Which of the above appear to be unbiased estimators of the population parameter?

Which of the above exhibits the lowest variability for

*n*= 40?Which of the above is the best estimator if the selected estimator will eventually be used with a sample of size

*n*= 100?

Solution:

Estimators B, C, and D are unbiased estimators because they appear to have means equal to the population mean of 146. A statistic used to estimate a population parameter is unbiased if the mean of the sampling distribution of the statistic is equal to the true value of the parameter being estimated.

For

*n*= 40, estimator A exhibits the lowest variability, with a range of only 2 grams compared to the other ranges of 6 grams, 4 grams, 4 grams, and 4 grams, respectively.Estimator D because we should choose an unbiased estimator with low variability. From part (a), we have Estimator B, C, and D as unbiased estimators. Now we look at the variability of these three statistics. As

*n*increases, D shows tighter clustering around 146 than does B. Finally, while C looks better than D for*n*= 40, the estimator will be used with*n*= 100, and the D distribution is clearly converging as the sample size increases while the C distribution remains the same. Choose Estimator D.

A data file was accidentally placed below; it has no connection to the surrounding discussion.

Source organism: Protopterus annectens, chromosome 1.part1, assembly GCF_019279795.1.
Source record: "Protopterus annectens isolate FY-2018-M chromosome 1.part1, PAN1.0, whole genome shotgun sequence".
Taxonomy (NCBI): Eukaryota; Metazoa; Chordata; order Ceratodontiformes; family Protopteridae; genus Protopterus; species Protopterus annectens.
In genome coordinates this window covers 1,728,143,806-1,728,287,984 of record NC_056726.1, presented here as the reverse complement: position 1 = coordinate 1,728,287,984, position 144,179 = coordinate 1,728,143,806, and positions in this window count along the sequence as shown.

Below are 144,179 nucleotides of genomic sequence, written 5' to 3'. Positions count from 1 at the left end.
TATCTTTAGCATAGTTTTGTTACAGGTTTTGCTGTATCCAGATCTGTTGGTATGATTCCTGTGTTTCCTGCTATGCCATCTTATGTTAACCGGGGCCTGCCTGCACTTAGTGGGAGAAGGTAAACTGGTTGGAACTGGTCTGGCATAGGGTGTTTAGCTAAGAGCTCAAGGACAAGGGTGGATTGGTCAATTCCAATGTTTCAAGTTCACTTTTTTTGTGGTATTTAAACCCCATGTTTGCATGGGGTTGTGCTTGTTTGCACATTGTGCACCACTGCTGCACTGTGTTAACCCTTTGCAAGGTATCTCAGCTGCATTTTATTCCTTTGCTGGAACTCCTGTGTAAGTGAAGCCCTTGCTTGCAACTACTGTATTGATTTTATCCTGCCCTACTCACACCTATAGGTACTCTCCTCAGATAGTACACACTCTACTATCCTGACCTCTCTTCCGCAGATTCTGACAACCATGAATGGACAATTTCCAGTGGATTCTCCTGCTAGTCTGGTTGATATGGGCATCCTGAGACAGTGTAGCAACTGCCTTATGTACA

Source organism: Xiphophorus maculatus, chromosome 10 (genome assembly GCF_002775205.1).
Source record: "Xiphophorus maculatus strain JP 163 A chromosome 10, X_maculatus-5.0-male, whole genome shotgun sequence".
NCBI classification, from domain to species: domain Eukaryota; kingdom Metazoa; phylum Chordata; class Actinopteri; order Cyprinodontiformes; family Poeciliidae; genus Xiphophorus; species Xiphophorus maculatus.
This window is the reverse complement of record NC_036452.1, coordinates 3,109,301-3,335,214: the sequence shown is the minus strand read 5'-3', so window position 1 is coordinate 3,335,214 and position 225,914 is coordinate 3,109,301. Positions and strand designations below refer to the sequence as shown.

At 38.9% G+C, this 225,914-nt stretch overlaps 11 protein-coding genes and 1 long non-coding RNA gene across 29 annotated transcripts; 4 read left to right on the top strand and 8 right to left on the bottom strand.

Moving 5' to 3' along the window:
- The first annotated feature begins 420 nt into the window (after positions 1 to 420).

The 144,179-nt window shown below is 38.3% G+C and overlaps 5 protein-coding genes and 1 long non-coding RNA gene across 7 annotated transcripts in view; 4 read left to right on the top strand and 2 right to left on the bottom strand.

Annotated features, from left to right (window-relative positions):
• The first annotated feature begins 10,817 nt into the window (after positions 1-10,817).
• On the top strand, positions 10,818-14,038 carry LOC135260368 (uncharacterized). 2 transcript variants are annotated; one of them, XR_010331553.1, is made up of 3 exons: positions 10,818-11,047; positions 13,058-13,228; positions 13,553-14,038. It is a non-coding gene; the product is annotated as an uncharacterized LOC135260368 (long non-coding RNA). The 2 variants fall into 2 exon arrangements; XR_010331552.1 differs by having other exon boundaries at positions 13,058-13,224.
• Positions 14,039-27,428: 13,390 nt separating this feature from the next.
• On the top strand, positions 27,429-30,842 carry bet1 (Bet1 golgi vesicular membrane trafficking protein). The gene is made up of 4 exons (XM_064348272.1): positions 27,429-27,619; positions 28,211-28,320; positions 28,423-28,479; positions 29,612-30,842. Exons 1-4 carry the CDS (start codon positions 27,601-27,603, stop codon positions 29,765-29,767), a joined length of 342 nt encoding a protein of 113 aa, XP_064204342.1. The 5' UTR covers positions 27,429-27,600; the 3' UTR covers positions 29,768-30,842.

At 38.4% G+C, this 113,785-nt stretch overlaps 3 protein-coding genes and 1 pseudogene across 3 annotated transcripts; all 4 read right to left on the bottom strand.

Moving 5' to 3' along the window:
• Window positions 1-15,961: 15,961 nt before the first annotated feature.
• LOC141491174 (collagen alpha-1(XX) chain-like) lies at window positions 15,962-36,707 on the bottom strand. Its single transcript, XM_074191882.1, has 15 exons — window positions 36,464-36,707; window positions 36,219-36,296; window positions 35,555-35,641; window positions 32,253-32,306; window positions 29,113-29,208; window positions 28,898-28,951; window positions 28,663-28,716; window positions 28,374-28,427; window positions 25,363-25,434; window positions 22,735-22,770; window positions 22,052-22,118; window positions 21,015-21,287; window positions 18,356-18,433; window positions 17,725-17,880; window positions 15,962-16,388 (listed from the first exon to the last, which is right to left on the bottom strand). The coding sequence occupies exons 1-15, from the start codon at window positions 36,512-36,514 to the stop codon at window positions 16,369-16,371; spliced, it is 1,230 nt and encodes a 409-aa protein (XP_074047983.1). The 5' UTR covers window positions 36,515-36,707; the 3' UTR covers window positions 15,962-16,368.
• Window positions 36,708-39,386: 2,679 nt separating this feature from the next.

The proportion essentially represents a

.*qualitative calculation*The interest is simply in the

of some attribute.*presence or absence*

Suppose the sample size is

*n*and the actual population proportion is*p*. From our work on binomial distributions, we remember that the mean and standard deviation for the number of successes in a given sample are*np*and √np(1-p), respectively, and for large values of*n*the complete distribution begins to look “normal.”Here, however, we are interested in the proportion rather than in the number of successes. From Unit 1, remember that when we multiply or divide every element by a constant, we multiply or divide both the mean and the standard deviation by the same constant. In this case, to change number of successes to proportion of successes, we divide by

*n*:

It is estimated that 80% of people with high math anxiety experience brain activity similar to that experienced under physical pain when anticipating doing a math problem. In a simple random sample of 110 people with high math anxiety, what is the probability that less than 75% experience the physical pain brain activity?

Solution:

The sample is given to be random, both *np* = (110)(0.80) = 88 ≥ 10 and *n*(1 − *p*) = (110)(0.20) = 22 ≥ 10, and our sample is clearly less than 10% of all people with math anxiety. So, the sampling distribution of p̂ is approximately normal with mean 0.80 and standard deviation

With a z-score of